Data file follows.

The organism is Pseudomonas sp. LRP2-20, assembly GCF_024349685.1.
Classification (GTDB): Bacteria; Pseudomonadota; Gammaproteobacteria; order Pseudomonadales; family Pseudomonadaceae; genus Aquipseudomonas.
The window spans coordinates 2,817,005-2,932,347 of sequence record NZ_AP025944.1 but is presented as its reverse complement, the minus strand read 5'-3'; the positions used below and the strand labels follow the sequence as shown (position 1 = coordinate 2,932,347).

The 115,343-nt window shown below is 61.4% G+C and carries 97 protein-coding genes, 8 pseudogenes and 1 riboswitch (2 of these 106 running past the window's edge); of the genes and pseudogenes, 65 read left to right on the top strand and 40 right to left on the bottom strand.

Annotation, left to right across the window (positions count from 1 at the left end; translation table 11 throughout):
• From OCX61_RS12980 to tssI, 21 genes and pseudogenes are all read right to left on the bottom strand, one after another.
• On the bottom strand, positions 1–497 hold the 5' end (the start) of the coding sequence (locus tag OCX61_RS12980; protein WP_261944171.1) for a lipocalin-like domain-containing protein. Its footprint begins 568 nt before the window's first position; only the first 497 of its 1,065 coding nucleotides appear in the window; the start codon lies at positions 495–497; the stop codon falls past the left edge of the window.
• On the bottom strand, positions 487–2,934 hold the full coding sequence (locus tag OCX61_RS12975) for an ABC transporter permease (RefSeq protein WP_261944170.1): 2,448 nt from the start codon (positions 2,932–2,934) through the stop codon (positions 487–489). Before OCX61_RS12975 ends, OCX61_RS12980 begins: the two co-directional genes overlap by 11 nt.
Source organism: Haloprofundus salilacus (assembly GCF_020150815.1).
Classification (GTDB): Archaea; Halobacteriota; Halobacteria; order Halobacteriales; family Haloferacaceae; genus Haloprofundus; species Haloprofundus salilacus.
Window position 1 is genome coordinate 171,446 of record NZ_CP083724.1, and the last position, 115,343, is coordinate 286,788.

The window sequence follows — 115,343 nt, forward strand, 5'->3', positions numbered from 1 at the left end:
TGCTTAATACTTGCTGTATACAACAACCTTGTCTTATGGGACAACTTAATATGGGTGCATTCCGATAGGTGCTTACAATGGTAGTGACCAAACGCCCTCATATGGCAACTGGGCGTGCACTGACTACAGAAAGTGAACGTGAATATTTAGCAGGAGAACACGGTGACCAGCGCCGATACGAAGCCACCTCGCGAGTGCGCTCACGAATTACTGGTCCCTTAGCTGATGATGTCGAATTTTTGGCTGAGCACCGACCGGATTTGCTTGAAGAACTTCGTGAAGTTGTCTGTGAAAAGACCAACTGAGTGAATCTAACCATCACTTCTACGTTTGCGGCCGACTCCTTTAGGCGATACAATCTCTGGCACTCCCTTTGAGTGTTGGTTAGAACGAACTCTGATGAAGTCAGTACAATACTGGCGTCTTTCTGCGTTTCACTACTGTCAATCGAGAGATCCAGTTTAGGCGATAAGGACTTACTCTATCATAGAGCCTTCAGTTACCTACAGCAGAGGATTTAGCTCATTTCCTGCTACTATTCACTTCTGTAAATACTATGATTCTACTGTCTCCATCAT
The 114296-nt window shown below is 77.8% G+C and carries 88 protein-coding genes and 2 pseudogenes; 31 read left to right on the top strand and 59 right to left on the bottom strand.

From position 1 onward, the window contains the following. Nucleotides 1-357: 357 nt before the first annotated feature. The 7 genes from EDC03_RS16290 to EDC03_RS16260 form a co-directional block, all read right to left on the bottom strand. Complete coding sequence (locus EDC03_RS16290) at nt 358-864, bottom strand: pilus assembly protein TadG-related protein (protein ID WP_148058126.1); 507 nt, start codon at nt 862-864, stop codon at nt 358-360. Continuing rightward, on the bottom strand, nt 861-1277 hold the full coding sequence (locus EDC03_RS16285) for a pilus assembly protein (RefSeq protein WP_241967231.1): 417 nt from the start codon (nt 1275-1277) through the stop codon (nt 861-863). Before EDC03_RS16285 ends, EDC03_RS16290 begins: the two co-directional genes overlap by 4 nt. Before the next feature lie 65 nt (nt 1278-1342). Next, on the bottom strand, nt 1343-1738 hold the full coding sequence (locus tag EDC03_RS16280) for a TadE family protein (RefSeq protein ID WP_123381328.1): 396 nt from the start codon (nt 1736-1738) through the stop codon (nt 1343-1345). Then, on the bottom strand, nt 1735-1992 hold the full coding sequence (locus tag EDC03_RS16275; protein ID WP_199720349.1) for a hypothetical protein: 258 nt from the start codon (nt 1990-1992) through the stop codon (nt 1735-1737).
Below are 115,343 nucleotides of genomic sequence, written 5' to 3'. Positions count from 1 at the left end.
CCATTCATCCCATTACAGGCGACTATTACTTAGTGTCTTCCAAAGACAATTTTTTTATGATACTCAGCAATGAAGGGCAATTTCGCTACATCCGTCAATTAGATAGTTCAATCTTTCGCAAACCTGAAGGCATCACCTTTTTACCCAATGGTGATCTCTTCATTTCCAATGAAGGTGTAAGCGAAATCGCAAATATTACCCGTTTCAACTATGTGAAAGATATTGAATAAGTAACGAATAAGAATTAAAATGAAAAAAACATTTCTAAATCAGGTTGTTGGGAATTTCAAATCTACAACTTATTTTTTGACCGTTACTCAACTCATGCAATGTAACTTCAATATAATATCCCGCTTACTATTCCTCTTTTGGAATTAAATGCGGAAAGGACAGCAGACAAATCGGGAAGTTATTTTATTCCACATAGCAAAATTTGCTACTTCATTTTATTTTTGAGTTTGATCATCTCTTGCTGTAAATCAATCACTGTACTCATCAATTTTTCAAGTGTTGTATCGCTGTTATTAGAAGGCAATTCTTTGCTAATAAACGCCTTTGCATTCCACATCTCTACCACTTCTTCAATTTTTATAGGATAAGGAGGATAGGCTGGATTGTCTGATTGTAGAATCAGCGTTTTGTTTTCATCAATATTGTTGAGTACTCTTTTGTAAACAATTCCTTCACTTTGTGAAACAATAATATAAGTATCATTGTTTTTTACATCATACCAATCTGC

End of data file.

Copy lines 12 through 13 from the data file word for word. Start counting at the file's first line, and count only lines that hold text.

The window sequence follows — 115,343 nt, forward strand, 5'->3', positions numbered from 1 at the left end:
TGCTTAATACTTGCTGTATACAACAACCTTGTCTTATGGGACAACTTAATATGGGTGCATTCCGATAGGTGCTTACAATGGTAGTGACCAAACGCCCTCATATGGCAACTGGGCGTGCACTGACTACAGAAAGTGAACGTGAATATTTAGCAGGAGAACACGGTGACCAGCGCCGATACGAAGCCACCTCGCGAGTGCGCTCACGAATTACTGGTCCCTTAGCTGATGATGTCGAATTTTTGGCTGAGCACCGACCGGATTTGCTTGAAGAACTTCGTGAAGTTGTCTGTGAAAAGACCAACTGAGTGAATCTAACCATCACTTCTACGTTTGCGGCCGACTCCTTTAGGCGATACAATCTCTGGCACTCCCTTTGAGTGTTGGTTAGAACGAACTCTGATGAAGTCAGTACAATACTGGCGTCTTTCTGCGTTTCACTACTGTCAATCGAGAGATCCAGTTTAGGCGATAAGGACTTACTCTATCATAGAGCCTTCAGTTACCTACAGCAGAGGATTTAGCTCATTTCCTGCTACTATTCACTTCTGTAAATACTATGATTCTACTGTCTCCATCAT